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A New ARM?
Question: We obtained a mortgage at 4.25 percent a few months ago. Now our loan officer has called and says we can get a 3/1 ARM with a start rate of just 3 percent. Should we take it?
Answer: If an ARM is so attractive today, why was it not attractive when you got your current financing?
There's no doubt the proposed new rate will represent a substantial monthly saving, at least at first. If you borrow $175,000 at 4.25 percent over 30 years the monthly cost for principal and interest will be $861 a month. If the rate falls to 3 percent, the monthly cost will drop to $738, a savings of $123 a month or $1,476 a year.
So it would seem the refinancing offer would material benefit you in the form of a lower monthly payment. However, we need to look in little further at this arrangement.
First, is 3 percent the best available rate at this time with a 3/1 ARM? Would you prefer financing with a longer start rate? According to Freddie Mac, 30-year financing was available toward the end of March at 4.23 percent for fixed rate, prime financing and 3.24 percent for a 5/1 ARM – a loan with a two-year longer start rate than a 3/1 ARM.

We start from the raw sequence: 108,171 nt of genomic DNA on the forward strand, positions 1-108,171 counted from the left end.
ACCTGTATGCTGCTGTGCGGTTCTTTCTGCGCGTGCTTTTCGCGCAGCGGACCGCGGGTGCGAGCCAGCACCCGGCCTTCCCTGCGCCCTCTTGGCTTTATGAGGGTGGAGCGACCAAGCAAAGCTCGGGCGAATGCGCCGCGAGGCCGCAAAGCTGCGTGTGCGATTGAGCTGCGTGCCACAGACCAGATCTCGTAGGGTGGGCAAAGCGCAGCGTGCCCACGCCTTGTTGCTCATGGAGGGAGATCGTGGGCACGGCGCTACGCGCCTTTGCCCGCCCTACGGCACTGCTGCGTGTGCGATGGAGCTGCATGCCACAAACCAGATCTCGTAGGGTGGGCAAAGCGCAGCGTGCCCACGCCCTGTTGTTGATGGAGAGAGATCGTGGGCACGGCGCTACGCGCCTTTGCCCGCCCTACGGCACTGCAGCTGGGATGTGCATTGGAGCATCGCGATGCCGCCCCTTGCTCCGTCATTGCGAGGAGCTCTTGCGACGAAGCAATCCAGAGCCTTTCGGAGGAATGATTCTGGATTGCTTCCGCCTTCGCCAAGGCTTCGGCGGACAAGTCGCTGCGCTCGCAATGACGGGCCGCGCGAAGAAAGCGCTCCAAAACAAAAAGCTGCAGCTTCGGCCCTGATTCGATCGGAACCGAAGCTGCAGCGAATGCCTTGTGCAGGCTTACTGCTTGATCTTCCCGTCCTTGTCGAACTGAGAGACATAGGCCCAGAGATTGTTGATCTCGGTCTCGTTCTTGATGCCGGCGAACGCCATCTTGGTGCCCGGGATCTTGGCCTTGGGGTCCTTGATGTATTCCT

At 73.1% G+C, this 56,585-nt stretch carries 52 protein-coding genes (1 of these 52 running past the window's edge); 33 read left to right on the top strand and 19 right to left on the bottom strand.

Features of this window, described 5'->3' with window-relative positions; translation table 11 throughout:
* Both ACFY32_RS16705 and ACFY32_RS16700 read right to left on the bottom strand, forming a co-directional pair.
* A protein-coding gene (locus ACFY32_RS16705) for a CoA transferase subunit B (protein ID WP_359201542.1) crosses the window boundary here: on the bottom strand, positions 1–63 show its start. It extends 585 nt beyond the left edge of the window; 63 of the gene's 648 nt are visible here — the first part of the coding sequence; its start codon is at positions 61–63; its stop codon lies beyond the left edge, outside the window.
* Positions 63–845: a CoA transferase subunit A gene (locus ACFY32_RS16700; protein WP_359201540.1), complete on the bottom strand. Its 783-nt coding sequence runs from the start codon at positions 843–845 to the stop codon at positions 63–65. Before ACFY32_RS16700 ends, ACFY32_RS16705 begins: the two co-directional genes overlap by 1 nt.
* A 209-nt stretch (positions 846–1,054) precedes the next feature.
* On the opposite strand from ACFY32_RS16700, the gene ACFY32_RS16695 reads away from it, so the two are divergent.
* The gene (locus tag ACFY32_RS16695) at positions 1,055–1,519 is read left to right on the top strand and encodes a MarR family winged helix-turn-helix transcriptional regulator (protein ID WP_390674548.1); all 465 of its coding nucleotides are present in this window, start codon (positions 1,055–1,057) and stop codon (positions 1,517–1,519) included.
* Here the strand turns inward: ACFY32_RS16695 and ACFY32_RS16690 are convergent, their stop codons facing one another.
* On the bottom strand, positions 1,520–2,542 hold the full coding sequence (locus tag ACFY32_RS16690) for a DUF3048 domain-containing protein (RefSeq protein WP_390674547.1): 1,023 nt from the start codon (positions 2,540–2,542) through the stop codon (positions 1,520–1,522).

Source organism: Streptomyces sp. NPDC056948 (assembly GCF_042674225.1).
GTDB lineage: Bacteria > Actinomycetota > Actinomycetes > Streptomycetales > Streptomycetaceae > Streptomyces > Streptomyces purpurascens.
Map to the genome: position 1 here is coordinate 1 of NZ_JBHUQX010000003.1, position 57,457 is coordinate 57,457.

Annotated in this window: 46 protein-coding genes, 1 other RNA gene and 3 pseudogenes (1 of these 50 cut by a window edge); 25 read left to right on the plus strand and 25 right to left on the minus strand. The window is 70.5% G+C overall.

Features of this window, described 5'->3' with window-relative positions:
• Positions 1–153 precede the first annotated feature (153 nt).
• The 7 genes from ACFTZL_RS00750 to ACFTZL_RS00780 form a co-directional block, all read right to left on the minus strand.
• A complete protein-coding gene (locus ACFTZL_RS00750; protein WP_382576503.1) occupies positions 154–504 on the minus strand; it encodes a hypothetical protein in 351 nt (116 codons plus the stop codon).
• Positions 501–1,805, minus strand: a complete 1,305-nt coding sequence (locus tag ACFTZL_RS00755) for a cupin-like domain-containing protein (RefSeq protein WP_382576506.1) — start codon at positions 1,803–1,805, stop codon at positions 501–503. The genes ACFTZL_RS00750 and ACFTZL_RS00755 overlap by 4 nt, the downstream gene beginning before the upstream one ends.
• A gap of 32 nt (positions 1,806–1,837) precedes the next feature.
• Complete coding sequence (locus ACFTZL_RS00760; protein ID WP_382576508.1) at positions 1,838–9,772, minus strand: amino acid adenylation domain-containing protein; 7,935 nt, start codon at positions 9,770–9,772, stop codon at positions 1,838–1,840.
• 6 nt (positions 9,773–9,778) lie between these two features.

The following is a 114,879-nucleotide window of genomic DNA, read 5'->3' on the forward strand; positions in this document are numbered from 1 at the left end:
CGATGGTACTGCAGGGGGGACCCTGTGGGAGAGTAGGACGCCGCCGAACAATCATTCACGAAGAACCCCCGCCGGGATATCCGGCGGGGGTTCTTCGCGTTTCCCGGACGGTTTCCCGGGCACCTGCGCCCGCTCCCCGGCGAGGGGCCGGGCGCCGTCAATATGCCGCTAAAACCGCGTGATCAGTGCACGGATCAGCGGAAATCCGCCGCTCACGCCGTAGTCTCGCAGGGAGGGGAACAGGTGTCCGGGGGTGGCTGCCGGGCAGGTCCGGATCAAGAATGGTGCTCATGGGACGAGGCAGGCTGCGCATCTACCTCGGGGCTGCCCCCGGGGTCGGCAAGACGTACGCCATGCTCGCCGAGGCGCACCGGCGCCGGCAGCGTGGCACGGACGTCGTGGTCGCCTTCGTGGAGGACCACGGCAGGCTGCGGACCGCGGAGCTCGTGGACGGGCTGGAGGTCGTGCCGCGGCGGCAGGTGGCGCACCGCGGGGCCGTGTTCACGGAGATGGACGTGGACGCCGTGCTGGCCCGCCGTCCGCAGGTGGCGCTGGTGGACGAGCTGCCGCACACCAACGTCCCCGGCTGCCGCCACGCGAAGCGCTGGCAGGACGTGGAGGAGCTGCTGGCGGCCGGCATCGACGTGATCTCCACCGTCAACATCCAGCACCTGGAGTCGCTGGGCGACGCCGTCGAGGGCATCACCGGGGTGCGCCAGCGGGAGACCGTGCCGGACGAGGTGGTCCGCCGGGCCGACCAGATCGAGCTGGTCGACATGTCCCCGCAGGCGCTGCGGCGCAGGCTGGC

Second, did you pay a point to finance the first loan? If you refinance after a few months, the value of your payment will be lost.
Third, what will it cost to refinance your current mortgage? Take a look at your old closing statement and check the fees and charges. Can you pay those again in cash or will such costs be added to the loan, thus increasing the size of your debt?
Fourth, how long will the new start rate last? Let's say it lasts three years – you will save $4,428 ($1,476 x 3). But what happens if the rate then goes up 1 percent in the first year after the start period? And then another percent in the next year?
Look at the potential costs involved with serial refinancing and then consider this idea: Since you have recently invested in a new mortgage maybe the best option is to hold on to your fixed-rate mortgage – a loan where monthly costs for principal and interest will never rise – and then take the cost of a second settlement and use that money to pay down your current loan balance. That way all the money will go to reducing your debt and not to taxes, fees and charges.
Peter G. Miller is author of "The Common-Sense Mortgage," (Kindle 2016). Have a question? Please write to email@example.com.View Foreclosure Article Archives
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